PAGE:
If Congress approves these changes, then at best, the proposal will be budget neutral. However, it is necessary. I am not a military hardware expert, but from what I read and what I do know, I think it's a good plan.


Tuesday, April 07, 2009

Some Thoughts on the ELCA and Social Issues

With Iowa's Supreme Court unanimously ruling that a 12 year old anti-marriage equality law violated the state's constitution followed quickly by the Democratic leadership in the Iowa Assembly quickly and firmly shooting down a knee jerk attempt by some Republicans to amend the Constitution, there may be questions about the important cultural features of the upper midwest and how they may relate to this.

First, what is the upper midwest.  Really, I'm talking about Minnesota and the states that border it (Iowa, Wisconsin, North Dakota, South Dakota).  Nebraska is a kind of border area.  The Missouri River valley upstream from Omaha Midwestern but the further west you go in Nebraska the more western you get.  Really, the same can be said of the Dakotas too.  These states have large populations of Norwegians, Swedes, Danes and Finns mixed in with a population dominated by Germans.  It is interesting to note that people in this part of the country not only come from non-English speaking cultures but they are still aware that they aren't Anglo-Saxons in the strict sense of the word.  You won't find many people in this region self-identifying as "American" when asked about their ethnic heritage.  Scandinavian languages can still be heard in the smaller towns' nursing homes.  Churches in this part of the world still gave sermons in languages other than English well into the 1970s and 80s.  These characteristics differentiate this region from other parts of the country and even other parts of the midwest such as Illinois, Michigan, Kansas or Missouri.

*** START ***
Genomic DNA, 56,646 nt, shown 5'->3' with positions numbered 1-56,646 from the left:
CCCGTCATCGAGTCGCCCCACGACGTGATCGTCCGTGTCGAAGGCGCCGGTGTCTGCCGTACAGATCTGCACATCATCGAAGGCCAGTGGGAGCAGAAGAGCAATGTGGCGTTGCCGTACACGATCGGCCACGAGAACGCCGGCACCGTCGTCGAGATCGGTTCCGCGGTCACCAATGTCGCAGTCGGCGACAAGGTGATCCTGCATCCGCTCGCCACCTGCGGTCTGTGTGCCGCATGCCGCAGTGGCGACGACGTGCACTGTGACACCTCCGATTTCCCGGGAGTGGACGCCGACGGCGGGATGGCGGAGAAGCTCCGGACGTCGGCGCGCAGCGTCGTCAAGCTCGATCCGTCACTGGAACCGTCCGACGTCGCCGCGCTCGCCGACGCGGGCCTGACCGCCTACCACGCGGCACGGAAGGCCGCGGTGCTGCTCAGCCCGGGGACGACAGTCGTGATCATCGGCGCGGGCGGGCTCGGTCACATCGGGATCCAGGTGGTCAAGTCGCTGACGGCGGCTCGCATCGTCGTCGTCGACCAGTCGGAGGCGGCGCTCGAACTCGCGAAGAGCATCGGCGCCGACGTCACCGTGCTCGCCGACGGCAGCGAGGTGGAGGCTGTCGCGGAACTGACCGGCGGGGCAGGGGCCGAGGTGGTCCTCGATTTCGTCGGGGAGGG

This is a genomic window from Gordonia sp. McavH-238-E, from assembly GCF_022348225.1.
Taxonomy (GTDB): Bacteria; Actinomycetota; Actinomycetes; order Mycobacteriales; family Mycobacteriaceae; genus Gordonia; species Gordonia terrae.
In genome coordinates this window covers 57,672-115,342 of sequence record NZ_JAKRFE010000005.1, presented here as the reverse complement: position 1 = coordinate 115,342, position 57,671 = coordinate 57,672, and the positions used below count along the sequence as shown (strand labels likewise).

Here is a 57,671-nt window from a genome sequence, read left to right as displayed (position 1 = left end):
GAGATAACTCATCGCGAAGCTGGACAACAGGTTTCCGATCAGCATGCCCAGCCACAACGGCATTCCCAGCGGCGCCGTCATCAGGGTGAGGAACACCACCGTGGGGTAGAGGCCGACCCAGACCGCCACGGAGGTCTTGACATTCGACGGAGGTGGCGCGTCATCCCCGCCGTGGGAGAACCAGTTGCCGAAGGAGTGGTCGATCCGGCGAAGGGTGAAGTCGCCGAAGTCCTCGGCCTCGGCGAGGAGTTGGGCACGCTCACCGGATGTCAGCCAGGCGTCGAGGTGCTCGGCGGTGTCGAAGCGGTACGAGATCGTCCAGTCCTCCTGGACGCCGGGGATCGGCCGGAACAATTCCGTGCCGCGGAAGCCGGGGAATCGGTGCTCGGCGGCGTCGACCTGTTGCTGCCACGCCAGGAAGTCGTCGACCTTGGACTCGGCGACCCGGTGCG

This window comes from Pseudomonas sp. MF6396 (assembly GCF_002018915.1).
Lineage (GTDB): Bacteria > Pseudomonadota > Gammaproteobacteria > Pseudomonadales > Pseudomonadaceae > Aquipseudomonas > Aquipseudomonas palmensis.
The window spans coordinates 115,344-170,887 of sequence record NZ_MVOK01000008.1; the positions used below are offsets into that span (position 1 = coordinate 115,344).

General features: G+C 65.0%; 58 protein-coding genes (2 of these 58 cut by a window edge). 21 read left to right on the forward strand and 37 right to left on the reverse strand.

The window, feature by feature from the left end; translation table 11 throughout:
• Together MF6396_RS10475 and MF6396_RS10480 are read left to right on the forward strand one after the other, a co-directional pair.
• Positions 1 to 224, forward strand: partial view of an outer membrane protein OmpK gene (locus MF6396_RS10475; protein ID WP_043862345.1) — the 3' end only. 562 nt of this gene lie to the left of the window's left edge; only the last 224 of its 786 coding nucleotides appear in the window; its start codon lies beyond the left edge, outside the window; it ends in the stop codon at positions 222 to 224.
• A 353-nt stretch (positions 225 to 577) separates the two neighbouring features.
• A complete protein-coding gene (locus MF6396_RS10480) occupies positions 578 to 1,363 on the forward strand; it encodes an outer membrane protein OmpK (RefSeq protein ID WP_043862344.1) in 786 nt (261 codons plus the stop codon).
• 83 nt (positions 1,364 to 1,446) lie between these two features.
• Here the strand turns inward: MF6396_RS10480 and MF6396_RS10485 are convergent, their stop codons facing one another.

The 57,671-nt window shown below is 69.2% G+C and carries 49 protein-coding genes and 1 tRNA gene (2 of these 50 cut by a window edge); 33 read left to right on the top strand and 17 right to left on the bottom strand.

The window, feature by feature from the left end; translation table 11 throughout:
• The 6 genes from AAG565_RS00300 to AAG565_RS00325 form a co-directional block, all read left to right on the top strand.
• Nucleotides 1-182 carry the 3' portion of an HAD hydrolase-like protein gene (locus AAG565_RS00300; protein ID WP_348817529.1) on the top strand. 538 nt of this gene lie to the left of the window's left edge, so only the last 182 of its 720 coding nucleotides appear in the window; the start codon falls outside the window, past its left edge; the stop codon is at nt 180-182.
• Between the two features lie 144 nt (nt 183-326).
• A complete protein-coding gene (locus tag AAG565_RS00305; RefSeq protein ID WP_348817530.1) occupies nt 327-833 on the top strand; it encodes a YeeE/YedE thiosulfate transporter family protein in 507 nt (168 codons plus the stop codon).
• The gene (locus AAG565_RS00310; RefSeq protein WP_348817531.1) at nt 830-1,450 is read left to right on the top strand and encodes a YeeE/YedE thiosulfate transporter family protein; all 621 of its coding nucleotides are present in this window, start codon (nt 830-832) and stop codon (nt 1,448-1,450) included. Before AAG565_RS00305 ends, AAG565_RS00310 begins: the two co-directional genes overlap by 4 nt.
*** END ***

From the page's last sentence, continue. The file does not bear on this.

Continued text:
I'm not going to talk about some vague historical or cultural connection between Scandinavian Americans and their famously progressive cousins back in the old country.  Rather I am going to talk about one of the most important social institutions in the upper midwest, the Evangelical Lutheran Church of America or ELCA.  The ELCA was formed in the 1980s when a handful of organizations based on the old immigrant churches combined.  ELCA predecessor churches had their roots mainly in Scandinavian churches in America but also included many German churches.  The ECLA is currently in "full communion" with the Episcopal Church.  So right off the bat you get the impression that it is part of the progressive branch of Christianity.  

Churches that are now in the ELCA have been ordaining women since the 1970s - about the same time as Episcopal Churches started doing it.  The ELCA has Bishops who lead "synods" and about 10% of the Bishops are now women.  

With regard to Gay rights and marriage equality, ELCA official doctrine is that gay Christians are welcome to join the community but that Gay Pastors are expected to be celibate.  However, the ELCA has officially stopped disciplining any pastors that violate this rule and the rule is due to be revisited this year.  Their cousins back in Sweden and Denmark already recognize gay marriages (although Swedish and Danish laws do not go beyond civil unions).  I'm not a practicing Lutheran so I don't know how much contact there is between the American and Scandinavian churches but I know from talking to my Grandmother's generation that if I were to say "they say it's OK in the Danish Church", they would give that some serious thought.  

Most Scandinavian Americans in the upper midwest were raised in ELCA churches if they aren't currently members.  This is important because although Scandinavian Americans make up a declining share of the populations of these states, they still make up a disproportionate share of the local elites.  Mayors, city council reps, Assembly reps, local business leaders are more likely to have Scandinavian names than those ethnicities share of the population would justify.  And these people have been going to churches that have been among the most progressive churches in the country.  What's more, ELCA churches in this region have expanded their membership beyond the Scandinavian communities.  

So we are talking about a region of the midwest where going to church every week doesn't mean the same thing that it means down in Kansas.  In most cases, I'm of the opinion that churches are forces for backwardness and intolerance.  But there are some notable exceptions.  The American Episcopal churches are one.  Unitarians are another, as are Quakers and Lutherans.  

Sure there are Lutherans down south.  But they don't run the place.  Up here Lutherans are like the Episcopalian elites are in New England.  


Even closer to Senator Franken (D-MN)